Eubanks feeling right at home as new Lake Scott park ranger
By SCOTT AUST
The last eight months have flown by for Tad Eubanks, who was hired last October as a new park ranger at Lake Scott State Park.
Originally from Pomona, a small town in eastern Kansas about 35 miles south of Lawrence, Eubanks had never heard of Lake Scott when he came west for his interview.
But it was love at first sight.
"It's really a hidden jewel," he said. "When I saw it, I said to myself, 'I've got to have this job.'"
Eubanks, 25, studied biology and sociology at Baker University in Baldwin City, with a plan to either be a game warden or a park ranger. He took a lot of natural science and wildlife classes, along with a bunch of criminal justice courses all geared toward his future career goals.
"I knew what I wanted to do, and I got the opportunity to do it. I interviewed here and got the job I wanted," he said. "I'm ecstatic to be out here."
Eubanks said that while eastern Kansas has a higher population, he prefers a small town atmosphere.
"I'm just kind of a small town guy. The town I grew up in is half the size of Scott City, so it was very fitting for me to come out here," he said. "I had been out west for pheasant hunting many times in high school and a few times in college."
When asked what he likes about his job, Eubanks lights up.
"Everything," he said with a chuckle.
The busy season for the park is the summer. During the week, Eubanks said, his job may entail a lot of maintenance, mowing and repair jobs, while the weekends involve more patrolling the park and making sure people camping or fishing are safe and abiding by the rules while they're having a good time.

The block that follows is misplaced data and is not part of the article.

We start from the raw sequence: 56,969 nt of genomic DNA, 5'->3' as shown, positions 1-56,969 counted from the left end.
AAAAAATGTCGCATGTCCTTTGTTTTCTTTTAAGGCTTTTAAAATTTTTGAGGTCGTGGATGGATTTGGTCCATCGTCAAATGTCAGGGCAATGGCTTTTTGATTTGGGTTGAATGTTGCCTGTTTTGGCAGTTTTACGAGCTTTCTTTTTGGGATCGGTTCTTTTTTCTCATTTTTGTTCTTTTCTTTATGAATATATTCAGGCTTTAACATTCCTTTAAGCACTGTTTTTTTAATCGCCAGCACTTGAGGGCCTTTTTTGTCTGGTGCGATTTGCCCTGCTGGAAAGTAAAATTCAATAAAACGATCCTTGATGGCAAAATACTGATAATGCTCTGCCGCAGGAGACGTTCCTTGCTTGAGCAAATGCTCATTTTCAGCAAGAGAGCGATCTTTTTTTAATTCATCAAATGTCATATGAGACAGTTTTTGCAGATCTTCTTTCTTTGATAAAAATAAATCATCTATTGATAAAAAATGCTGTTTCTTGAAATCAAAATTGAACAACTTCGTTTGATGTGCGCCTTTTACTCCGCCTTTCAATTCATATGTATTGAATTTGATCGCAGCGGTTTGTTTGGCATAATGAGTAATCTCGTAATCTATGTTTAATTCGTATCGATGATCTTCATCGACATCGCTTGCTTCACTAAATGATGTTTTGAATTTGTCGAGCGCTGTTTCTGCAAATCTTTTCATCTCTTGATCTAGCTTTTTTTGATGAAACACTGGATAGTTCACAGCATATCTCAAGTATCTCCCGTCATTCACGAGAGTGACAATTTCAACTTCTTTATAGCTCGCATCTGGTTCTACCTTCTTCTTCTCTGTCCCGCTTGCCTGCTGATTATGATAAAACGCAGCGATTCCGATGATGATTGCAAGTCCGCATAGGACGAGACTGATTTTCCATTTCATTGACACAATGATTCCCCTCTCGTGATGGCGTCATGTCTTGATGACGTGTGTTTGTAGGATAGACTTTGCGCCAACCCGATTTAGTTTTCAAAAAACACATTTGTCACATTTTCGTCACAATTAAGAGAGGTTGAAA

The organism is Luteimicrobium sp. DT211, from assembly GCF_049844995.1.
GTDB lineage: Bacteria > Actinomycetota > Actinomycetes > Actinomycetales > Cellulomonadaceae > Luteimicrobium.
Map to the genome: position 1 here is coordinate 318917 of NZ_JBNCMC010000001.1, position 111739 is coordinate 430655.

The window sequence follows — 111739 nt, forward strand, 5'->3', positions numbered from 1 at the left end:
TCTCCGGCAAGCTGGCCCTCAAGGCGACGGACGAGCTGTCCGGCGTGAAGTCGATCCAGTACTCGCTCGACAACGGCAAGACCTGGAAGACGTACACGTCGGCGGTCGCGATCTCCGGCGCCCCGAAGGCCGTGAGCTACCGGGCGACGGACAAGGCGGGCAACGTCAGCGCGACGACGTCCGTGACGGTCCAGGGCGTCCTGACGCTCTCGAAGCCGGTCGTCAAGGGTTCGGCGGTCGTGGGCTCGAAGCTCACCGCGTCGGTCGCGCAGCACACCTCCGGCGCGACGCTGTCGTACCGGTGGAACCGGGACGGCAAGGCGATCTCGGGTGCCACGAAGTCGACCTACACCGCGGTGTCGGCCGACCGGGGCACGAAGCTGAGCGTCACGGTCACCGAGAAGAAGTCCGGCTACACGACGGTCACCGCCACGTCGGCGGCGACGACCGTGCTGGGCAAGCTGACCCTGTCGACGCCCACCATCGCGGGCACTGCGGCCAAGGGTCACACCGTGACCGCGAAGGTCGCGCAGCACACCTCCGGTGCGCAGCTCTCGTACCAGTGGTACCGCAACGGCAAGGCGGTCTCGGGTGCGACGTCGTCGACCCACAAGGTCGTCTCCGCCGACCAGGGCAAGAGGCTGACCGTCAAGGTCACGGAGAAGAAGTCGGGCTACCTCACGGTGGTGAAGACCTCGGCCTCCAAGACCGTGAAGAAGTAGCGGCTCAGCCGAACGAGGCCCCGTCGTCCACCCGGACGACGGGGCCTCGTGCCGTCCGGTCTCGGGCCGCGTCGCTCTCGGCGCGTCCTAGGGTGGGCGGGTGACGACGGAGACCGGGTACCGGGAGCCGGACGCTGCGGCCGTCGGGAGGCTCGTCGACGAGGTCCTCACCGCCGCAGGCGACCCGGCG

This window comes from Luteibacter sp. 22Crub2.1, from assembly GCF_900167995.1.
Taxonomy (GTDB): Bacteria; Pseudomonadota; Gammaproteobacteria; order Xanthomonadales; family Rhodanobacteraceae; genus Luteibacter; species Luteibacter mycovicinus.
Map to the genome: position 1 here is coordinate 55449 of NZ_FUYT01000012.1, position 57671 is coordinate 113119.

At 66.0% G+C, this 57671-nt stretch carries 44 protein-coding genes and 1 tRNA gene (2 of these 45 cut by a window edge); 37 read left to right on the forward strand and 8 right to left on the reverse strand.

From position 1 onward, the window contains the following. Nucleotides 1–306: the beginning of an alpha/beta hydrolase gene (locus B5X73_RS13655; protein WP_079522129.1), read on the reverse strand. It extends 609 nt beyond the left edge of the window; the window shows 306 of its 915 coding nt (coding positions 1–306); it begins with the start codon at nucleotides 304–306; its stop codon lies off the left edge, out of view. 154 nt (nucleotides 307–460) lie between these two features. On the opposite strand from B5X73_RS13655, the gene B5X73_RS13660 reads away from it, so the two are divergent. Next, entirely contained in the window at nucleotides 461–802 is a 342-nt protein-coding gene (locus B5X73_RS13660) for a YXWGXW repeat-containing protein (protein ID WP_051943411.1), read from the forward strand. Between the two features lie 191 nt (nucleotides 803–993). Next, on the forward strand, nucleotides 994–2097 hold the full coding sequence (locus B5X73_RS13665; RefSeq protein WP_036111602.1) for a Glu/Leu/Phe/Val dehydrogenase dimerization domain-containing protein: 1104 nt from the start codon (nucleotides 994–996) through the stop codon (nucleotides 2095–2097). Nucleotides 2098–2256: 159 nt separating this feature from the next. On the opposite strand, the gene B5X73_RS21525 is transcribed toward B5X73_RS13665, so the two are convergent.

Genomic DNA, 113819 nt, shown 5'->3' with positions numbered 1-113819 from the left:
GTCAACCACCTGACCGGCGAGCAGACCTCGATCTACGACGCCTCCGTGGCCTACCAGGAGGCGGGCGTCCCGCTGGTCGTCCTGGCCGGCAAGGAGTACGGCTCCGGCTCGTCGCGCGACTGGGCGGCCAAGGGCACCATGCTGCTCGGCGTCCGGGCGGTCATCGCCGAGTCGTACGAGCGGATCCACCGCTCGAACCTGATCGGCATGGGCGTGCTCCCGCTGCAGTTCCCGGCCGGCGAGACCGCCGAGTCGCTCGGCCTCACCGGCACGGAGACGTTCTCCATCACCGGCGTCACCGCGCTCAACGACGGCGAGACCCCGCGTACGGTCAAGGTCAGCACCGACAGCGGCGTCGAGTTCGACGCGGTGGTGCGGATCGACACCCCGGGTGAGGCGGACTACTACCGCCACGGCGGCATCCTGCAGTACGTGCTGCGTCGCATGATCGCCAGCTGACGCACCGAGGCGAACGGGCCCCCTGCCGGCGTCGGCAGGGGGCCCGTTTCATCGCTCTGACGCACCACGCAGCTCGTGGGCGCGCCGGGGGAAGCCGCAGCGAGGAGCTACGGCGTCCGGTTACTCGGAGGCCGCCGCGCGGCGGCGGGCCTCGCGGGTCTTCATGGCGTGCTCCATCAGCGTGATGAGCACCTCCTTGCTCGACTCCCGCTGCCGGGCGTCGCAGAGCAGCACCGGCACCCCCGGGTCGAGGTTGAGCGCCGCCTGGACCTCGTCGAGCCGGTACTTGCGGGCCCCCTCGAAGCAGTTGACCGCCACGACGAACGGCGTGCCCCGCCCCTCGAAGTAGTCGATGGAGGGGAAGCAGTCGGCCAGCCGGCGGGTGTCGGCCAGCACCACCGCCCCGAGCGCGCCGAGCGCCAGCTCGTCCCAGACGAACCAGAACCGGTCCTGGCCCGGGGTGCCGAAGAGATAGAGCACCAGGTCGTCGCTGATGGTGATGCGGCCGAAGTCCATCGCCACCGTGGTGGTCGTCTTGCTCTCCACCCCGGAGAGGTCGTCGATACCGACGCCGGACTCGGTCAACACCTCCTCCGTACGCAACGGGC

"I really don't feel like it is a job. You go from doing some plumbing to dealing with a law enforcement issue to another maintenance issue. It's up and down," he said. "There's a wide variety of things I do every day, and nothing is the same. No two days are the same. And I really like that because it's never boring. It's exciting."
The chance to interact with the public more was one of the reasons Eubanks leaned toward becoming a park ranger more than a game warden. He said a game warden's duties are more closely tied to law enforcement areas that normally cover a wide area, while a state park is more like a city with an abundance of people who are vacationing.
"That's the atmosphere I wanted because I'm a big people person. I like getting out and talking with people, doing more public relations stuff. I think that was the best fit for me," Eubanks said.
Working in the 1,000-acre park that surrounds the 100-acre Scott State Fishing Lake also gives Eubanks an opportunity to see a lot of wildlife.
"This park is an oasis in the middle of nowhere with wildlife in abundance. There's tons of deer, turkeys, squirrels. All sorts of migratory birds come through here," he said. "We have a lot of habitat that's fitting for a lot of species, and this is one of the only locations out west that they can really get all of it. There are other areas, but with this spring-fed lake, it's full all year round."
Another aspect Eubanks likes about his job is the pride people take in it.
"The atmosphere here is awesome. The people here really care about the park and have the same goal in mind, and it's making it a better place," he said.